de nocte consurgens maledicenti similis erit.
15 σταγόνες ἐκβάλλουσιν ἄνθρωπον ἐν ἡμέρᾳ χειμερινῇ ἐκ τοῦ οἴκου αὐτοῦ ὡσαύτως καὶ γυνὴ λοίδορος ἐκ τοῦ ἰδίου οἴκου 16 βορέας σκληρὸς ἄνεμος ὀνόματι δὲ ἐπιδέξιος καλεῖται 15 Between a scold and a roof that drips in winter there is nothing to choose. 16 As well store up the wind in thy house, though thou call her the marrow of thy right hand.[4] 15
Tecta perstillantia in die frigoris
et litigiosa mulier comparantur.
16
Qui retinet eam quasi qui ventum teneat,
et oleum dexteræ suæ vocabit.
17 σίδηρος σίδηρον ὀξύνει ἀνὴρ δὲ παροξύνει πρόσωπον ἑταίρου 17 Iron whets iron, friend shapes friend. 17
Ferrum ferro exacuitur,
et homo exacuit faciem amici sui.
18 ὃς φυτεύει συκῆν φάγεται τοὺς καρποὺς αὐτῆς ὃς δὲ φυλάσσει τὸν ἑαυτοῦ κύριον τιμηθήσεται 18 If figs thou wouldst eat, tend thy fig-tree well; if honour thou wouldst have, wait well on thy master. 18
Qui servat ficum comedet fructus ejus,
et qui custos est domini sui glorificabitur.
19 ὥσπερ οὐχ ὅμοια πρόσωπα προσώποις οὕτως οὐδὲ αἱ καρδίαι τῶν ἀνθρώπων 19 Clear as a face mirrored in water, the wise see men’s hearts.[5] 19
Quomodo in aquis resplendent vultus prospicientium,
sic corda hominum manifesta sunt prudentibus.
20 ᾅδης καὶ ἀπώλεια οὐκ ἐμπίμπλανται ὡσαύτως καὶ οἱ ὀφθαλμοὶ τῶν ἀνθρώπων ἄπληστοι βδέλυγμα κυρίῳ στηρίζων ὀφθαλμόν καὶ οἱ ἀπαίδευτοι ἀκρατεῖς γλώσσῃ 20 Death and the grave were never yet content, nor man’s eyes with gazing. 20
Infernus et perditio numquam implentur:
similiter et oculi hominum insatiabiles.
!--LATIN=24pro027020b-->
21 δοκίμιον ἀργύρῳ καὶ χρυσῷ πύρωσις ἀνὴρ δὲ δοκιμάζεται διὰ στόματος ἐγκωμιαζόντων αὐτόν καρδία ἀνόμου ἐκζητεῖ κακά καρδία δὲ εὐθὴς ἐκζητεῖ γνῶσιν 21 Silver and gold are judged by furnace and crucible, man by his repute.[6] (Heart of knave is ever set on mischief, heart of true man on wisdom.) 21
Quomodo probatur in conflatorio argentum et in fornace aurum,
sic probatur homo ore laudantis.
Cor iniqui inquirit mala,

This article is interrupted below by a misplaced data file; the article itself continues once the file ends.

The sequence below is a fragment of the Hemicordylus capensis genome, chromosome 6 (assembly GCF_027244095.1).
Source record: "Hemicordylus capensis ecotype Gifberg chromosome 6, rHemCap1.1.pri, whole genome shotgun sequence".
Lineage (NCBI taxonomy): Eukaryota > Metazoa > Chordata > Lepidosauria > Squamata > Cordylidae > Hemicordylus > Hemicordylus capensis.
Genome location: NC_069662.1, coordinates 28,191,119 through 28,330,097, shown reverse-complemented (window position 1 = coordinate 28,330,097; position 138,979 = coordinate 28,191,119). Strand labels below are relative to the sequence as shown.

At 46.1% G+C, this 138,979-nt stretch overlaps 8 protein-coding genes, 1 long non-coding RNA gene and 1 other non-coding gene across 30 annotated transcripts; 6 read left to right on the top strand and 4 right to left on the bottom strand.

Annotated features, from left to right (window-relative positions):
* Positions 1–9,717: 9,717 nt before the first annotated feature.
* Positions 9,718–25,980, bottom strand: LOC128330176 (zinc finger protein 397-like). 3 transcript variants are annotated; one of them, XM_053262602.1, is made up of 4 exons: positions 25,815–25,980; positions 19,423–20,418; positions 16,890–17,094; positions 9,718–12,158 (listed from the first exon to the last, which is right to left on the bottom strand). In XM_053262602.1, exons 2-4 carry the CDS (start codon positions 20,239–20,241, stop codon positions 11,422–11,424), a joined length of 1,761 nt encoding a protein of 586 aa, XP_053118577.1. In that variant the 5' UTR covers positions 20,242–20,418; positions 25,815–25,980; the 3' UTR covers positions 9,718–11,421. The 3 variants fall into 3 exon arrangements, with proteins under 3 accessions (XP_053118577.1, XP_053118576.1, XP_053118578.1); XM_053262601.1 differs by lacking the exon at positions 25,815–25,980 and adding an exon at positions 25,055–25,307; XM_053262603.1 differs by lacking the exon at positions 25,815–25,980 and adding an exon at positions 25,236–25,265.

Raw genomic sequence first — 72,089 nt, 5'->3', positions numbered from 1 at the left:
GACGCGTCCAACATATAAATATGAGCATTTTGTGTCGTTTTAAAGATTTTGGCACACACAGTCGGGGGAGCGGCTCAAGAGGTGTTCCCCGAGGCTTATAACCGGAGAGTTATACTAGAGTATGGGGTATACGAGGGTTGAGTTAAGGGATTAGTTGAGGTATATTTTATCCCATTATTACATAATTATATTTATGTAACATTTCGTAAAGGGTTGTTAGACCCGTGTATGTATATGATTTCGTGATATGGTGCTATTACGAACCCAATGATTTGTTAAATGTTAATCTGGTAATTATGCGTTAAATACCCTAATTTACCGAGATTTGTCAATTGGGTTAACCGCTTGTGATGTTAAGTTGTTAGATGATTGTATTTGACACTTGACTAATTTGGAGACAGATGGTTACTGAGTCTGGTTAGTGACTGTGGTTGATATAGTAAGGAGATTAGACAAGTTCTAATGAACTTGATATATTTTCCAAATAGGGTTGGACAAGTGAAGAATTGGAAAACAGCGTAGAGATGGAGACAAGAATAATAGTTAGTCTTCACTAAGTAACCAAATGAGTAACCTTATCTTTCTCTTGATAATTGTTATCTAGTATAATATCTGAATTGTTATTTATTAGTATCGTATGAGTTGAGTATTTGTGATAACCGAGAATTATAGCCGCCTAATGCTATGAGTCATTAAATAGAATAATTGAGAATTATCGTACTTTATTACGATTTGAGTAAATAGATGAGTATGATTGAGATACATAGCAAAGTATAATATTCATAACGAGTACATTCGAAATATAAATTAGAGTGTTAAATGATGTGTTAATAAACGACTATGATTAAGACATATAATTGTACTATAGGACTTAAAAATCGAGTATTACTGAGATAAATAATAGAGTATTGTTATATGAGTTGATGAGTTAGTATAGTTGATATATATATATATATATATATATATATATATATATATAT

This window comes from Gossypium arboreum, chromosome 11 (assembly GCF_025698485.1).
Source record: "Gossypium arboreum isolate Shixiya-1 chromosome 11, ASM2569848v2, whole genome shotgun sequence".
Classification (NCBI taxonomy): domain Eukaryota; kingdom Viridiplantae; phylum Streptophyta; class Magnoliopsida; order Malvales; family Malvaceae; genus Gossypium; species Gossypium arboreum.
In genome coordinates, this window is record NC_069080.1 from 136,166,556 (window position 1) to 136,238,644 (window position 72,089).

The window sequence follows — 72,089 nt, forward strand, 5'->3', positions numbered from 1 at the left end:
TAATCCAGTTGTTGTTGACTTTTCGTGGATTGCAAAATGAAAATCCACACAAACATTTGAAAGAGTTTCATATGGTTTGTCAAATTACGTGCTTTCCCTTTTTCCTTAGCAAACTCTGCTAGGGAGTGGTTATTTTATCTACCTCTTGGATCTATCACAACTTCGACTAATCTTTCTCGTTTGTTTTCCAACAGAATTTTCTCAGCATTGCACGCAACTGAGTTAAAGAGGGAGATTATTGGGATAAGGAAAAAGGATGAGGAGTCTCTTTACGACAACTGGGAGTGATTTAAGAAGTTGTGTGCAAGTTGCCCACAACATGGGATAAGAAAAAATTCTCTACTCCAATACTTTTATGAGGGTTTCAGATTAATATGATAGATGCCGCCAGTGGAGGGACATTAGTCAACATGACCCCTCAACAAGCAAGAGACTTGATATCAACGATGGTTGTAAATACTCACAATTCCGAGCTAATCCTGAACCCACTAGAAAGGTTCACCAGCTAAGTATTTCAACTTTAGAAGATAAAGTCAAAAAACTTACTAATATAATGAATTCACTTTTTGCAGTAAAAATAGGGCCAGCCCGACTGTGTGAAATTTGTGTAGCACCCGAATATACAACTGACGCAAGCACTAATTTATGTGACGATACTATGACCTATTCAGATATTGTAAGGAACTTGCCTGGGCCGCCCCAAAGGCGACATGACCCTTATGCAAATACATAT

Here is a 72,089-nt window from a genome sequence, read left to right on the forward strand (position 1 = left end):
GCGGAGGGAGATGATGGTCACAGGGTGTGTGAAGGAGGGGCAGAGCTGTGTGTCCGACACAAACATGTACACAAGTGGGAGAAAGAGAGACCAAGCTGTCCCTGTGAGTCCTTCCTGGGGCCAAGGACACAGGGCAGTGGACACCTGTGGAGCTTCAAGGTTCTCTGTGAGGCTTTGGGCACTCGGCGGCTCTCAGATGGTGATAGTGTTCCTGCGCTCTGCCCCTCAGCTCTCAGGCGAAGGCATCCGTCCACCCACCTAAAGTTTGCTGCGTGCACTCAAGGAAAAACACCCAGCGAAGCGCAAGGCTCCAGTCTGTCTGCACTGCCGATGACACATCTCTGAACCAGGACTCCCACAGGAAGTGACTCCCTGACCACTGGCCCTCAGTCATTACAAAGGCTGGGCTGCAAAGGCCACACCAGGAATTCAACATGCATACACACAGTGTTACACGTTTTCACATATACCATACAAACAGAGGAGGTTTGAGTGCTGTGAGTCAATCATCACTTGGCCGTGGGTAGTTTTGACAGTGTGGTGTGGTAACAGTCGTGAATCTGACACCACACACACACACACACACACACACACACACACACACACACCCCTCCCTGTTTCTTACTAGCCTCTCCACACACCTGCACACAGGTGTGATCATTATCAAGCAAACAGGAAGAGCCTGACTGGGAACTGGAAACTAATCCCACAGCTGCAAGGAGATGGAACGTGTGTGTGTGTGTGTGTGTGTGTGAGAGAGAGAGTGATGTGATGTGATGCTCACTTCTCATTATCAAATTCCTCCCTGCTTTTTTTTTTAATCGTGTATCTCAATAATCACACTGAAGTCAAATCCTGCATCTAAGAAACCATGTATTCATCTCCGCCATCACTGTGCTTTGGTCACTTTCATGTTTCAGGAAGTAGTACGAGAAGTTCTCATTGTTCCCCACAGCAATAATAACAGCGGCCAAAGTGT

cor autem rectum inquirit scientiam.
!--LATIN=24pro027021b-->
22 ἐὰν μαστιγοῖς ἄφρονα ἐν μέσῳ συνεδρίου ἀτιμάζων οὐ μὴ περιέλῃς τὴν ἀφροσύνην αὐτοῦ 22 Bray a fool like corn, with pestle and mortar, he will be a fool still. 22
Si contuderis stultum in pila
quasi ptisanas feriente desuper pilo,
non auferetur ab eo stultitia ejus.
23 γνωστῶς ἐπιγνώσῃ ψυχὰς ποιμνίου σου καὶ ἐπιστήσεις καρδίαν σου σαῖς ἀγέλαις 24 ὅτι οὐ τὸν αἰῶνα ἀνδρὶ κράτος καὶ ἰσχύς οὐδὲ παραδίδωσιν ἐκ γενεᾶς εἰς γενεάν 25 ἐπιμελοῦ τῶν ἐν τῷ πεδίῳ χλωρῶν καὶ κερεῖς πόαν καὶ σύναγε χόρτον ὀρεινόν 26 ἵνα ἔχῃς πρόβατα εἰς ἱματισμόν τίμα πεδίον ἵνα ὦσίν σοι ἄρνες 27 υἱέ πα{R'} ἐμοῦ ἔχεις ῥήσεις ἰσχυρὰς εἰς τὴν ζωήν σου καὶ εἰς τὴν ζωὴν σῶν θεραπόντων 23 Spent be thy care, thy eyes watchful, over flock and herd of thine; 24 riches will slip from thy grasp, and crowns, will they last for ever?[7] 25 See, where the meadows are laid bare, and the aftermath is springing, the hay all carried, now, from the hill-slopes! 26 Pasture for the lambs that shall clothe thee, for the goats that shall be the price of more fields yet; 27 goat’s milk, too, shall suffice to feed thee, give life and strength to thy men and thy serving-maids. 23

Diligenter agnosce vultum pecoris tui,
tuosque greges considera:
24
non enim habebis jugiter potestatem,
sed corona tribuetur in generationem et generationem.
25
Aperta sunt prata, et apparuerunt herbæ virentes,
et collecta sunt fœna de montibus.
26
Agni ad vestimentum tuum,
et hædi ad agri pretium.
27
Sufficiat tibi lac caprarum in cibos tuos,
et in necessaria domus tuæ, et ad victum ancillis tuis.
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Copyright © 2013 by Kevin Knight. Dedicated to the Immaculate Heart of Mary.